New Zealand mass shooting suspect charged with murder

Brenton Tarrant appeared in court charged with the murder of 49 people

There was no weekend vim and bustle in Christchurch on Saturday.

Canadian Muslims have expressed their sadness and shock at the shooting deaths of 49 worshippers at two mosques in New Zealand.

Many people in the diverse city have ties to the community that stretch back generations.

He added that one of his friends had died of his injuries and another is still in hospital. Children are among them.

Brenton Harrison Tarrant appeared in court amid strict security, shackled and wearing all-white prison garb, and showed no emotion when the judge read him one murder charge.

Tarrant was then seen making an OK gesture - a symbol which has been used by white supremacists. Assault rifles used in the massacre were daubed with the names of notorious killers of immigrants. He has been charged with one count of murder.

Two other people were in custody and police said they were working to understand their involvement.

Worshipers ran from gunfire, desperately called police and huddled beneath the benches of two Christchurch mosques before two lightly armed community police officers apparently ran the gunman's vehicle to the side of the road and brought the atrocity to an end after a terrifying 36 minutes.

Of the 49 victims, only a small number have so far been identified.

There was a heavy police presence at the hospital where families of the wounded had gathered.

Peneha, who lives next door to the mosque, said the gunman ran out of the mosque, dropped what appeared to be a semi-automatic weapon in his driveway, and fled.

Benabdallah told reporters Friday in Quebec City those who suffered through the 2017 attack are now reeling again.

"He loves New Zealand".

"Thank you. for always helping us feel safe and secure", Frank Scarpitti wrote in a tweet.

Fear lies at the heart of all terrorism.

Tarrant wrote of Muslims as "invaders", and defined the goal of his attack as "to show the invaders that our land will never be their land", and that "our homeland" will remain as long as white people survive.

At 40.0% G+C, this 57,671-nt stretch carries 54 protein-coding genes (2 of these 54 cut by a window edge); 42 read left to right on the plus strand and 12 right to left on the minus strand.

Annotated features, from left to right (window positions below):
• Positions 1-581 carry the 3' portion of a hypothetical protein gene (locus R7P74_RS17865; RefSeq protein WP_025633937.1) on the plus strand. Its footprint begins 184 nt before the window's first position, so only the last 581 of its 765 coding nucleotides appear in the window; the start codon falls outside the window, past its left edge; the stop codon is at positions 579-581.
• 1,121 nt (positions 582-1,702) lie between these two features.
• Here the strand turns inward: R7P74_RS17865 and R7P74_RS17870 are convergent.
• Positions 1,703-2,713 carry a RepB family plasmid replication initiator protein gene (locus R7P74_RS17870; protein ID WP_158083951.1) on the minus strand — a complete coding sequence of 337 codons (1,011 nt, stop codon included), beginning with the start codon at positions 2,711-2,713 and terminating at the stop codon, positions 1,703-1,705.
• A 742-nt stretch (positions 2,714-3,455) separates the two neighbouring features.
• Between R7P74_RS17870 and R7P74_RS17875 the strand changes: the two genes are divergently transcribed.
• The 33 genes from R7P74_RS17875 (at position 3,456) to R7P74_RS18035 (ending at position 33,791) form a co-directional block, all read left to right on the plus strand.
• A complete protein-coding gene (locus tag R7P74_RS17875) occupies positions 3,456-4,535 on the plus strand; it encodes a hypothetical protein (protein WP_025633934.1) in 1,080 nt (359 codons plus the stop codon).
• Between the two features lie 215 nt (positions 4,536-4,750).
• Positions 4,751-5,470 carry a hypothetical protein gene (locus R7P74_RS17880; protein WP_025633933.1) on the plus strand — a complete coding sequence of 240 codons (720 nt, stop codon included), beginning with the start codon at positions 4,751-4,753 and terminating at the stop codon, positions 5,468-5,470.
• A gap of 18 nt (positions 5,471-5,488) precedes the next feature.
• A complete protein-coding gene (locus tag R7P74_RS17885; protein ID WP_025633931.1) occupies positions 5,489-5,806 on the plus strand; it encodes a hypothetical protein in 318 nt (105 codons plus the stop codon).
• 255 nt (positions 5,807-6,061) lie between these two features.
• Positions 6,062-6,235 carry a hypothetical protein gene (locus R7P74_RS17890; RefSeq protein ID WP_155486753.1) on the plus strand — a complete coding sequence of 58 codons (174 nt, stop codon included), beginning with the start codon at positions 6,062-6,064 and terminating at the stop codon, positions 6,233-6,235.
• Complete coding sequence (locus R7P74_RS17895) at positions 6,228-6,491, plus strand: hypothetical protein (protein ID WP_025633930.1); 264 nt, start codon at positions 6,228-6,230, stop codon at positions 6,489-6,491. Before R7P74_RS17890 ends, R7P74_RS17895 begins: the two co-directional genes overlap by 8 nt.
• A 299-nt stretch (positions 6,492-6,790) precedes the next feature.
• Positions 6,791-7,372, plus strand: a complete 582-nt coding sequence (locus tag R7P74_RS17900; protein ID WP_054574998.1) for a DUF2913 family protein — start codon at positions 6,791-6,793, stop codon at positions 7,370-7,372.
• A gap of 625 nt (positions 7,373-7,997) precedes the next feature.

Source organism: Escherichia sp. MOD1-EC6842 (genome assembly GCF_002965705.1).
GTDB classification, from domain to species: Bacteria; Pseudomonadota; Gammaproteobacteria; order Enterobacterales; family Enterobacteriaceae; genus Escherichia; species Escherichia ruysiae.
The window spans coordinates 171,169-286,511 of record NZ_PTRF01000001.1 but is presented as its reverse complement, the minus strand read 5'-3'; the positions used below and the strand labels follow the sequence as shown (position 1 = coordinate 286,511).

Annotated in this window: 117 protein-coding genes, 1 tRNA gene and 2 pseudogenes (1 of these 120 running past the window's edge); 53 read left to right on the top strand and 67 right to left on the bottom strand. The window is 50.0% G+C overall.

"This is a sad day for the Muslim population and all residents of New Zealand", he said in a statement.

That was demonstrated in high definition.

Most of those killed were worshiping at Al Noor Mosque when the gunman entered, killing at least 41 people.

Facebook, Twitter and Google scrambled to take down the gunman's video, which was widely available on social media for hours after the bloodbath.

John Donohue, a law professor at Stanford University, concurred and said that previous arguments against gun control that relied on New Zealand's low rate of gun violence have been wiped away by the mosque attacks.

Police in Tarrant's home state of New South Wales said they had spoken to his family, who called police after seeing the attacks reported on the news.

"The offender was in possession of a gun licence", she said, adding that the guns were purchased in December a year ago. She has called it "the right thing to do". Tarrant has spent little time in Australia in the past four years and only had minor traffic infractions on his record.

Tarrant's manifesto, which decries a "white genocide", had clear echoes of Norwegian mass murderer Anders Breivik, who killed 77 people including schoolchildren attending a summer camp in 2011.

The suspect, who is an Australian citizen, was living in the southern city of Dunedin, about 225 miles from Christchurch, at the time of the attack, Ardern said. He said he was not a member of any organization, but had donated to and interacted with many nationalist groups, though he acted alone and no group ordered the attack. "'How are you feeling?' 'How is your family?' 'How is your Muslim community there in St. Louis?'"

Players and members of the team's coaching staff were reportedly on their bus, approaching the Masjid Al Noor mosque in Hagley Park when the shooting broke out.

"At just that moment, there was one young guy who usually takes care of the mosque and helps with parking and other stuff, so (the man) saw an opportunity and he pounced over to him and grabbed his gun". "It's pretty bad that all those people got shot, but what if they had done it to us first?"

Still, in Christchurch on Saturday, local people refused to be warped by hate, bunkering down in their multicultural identity. TIME spoke with Christians, Hindus, Sikhs, and Muslims all desperate not to let this tragedy redefine who they are.

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